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Frequently Asked Questions in QDRO

Why do we need a QDRO?

Retirement benefits are generally non-assignable.  This means that a retirement plan cannot pay the benefit to anyone other than the employee.  For most retirement plans, there is an exception.  If a judge signs a QDRO (or similar court order) in a domestic relations case, and if that QDRO is approved by the Plan, benefits can be paid to someone other than the employee (like a former spouse).

My ex-spouse and I have agreed to the retirement division.  Do we still need a QDRO?

Yes.  For most employer-sponsored retirement, the payment of benefits to someone other than the employee does require a QDRO.

Why not cash in the retirement and pay my ex-spouse?

Taking a cash distribution of retirement can result in a significant tax liability.  The owner of the retirement incurs the tax liability.  The purpose of a QDRO is to transfer ownership (and the tax liability) to someone other than the employee.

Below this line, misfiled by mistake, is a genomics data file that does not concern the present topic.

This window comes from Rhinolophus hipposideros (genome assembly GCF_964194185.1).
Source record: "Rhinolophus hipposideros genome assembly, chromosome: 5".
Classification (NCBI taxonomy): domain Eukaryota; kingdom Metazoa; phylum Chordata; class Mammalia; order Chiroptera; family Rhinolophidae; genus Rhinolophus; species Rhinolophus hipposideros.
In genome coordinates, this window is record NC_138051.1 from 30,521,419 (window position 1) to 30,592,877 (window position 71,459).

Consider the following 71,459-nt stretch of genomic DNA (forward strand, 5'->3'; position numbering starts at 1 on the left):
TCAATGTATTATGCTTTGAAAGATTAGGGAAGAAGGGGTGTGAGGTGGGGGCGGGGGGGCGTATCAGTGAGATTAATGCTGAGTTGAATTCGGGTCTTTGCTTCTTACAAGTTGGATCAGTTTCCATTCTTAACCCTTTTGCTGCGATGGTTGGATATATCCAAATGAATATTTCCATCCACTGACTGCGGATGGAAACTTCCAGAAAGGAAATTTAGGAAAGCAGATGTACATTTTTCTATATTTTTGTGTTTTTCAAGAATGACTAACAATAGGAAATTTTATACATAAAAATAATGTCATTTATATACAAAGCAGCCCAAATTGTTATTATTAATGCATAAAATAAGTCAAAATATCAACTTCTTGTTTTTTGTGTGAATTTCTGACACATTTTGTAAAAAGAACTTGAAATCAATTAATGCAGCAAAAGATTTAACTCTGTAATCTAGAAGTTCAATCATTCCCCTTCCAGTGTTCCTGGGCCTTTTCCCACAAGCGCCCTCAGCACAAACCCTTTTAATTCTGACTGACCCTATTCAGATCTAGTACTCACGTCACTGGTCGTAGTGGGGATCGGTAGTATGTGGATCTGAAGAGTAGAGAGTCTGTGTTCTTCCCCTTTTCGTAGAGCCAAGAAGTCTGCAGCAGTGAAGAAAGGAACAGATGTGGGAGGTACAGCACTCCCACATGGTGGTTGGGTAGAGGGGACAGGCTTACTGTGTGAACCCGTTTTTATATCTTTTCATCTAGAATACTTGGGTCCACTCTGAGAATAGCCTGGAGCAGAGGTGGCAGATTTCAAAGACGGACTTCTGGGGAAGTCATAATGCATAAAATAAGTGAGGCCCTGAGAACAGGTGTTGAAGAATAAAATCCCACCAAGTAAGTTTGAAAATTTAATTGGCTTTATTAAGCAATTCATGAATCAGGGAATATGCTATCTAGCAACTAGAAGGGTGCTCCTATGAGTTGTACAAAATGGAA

My plan provides a model QDRO.  Why not just use the model?

Many plans provide a model QDRO.  Some models are written in a way to protect the employee.  Others are written in a way to make the transfer easier for the plan.  Unless you are an experienced attorney in these matters, it is not advisable to simply use the model provided by the plan.  The time and cost to “fix” a poorly drafted QDRO or one with unintended results, can be exponential.

Are all retirement plans divisible?

No. Some retirement plans are strictly non-divisible, regardless of any state court order.

Does an IRA require a QDRO?

No.  An IRA does not require a QDRO under the federal law.  However, on rare occasion the financial institution will refuse to transfer funds without a QDRO on file.  If that’s the case, it is usually more efficient to simply prepare the QDRO than debate the point with their legal department.

Can a QDRO be used for child support?

It depends on the kind of retirement in question.  Many retirement plans do allow a QDRO for child support payments.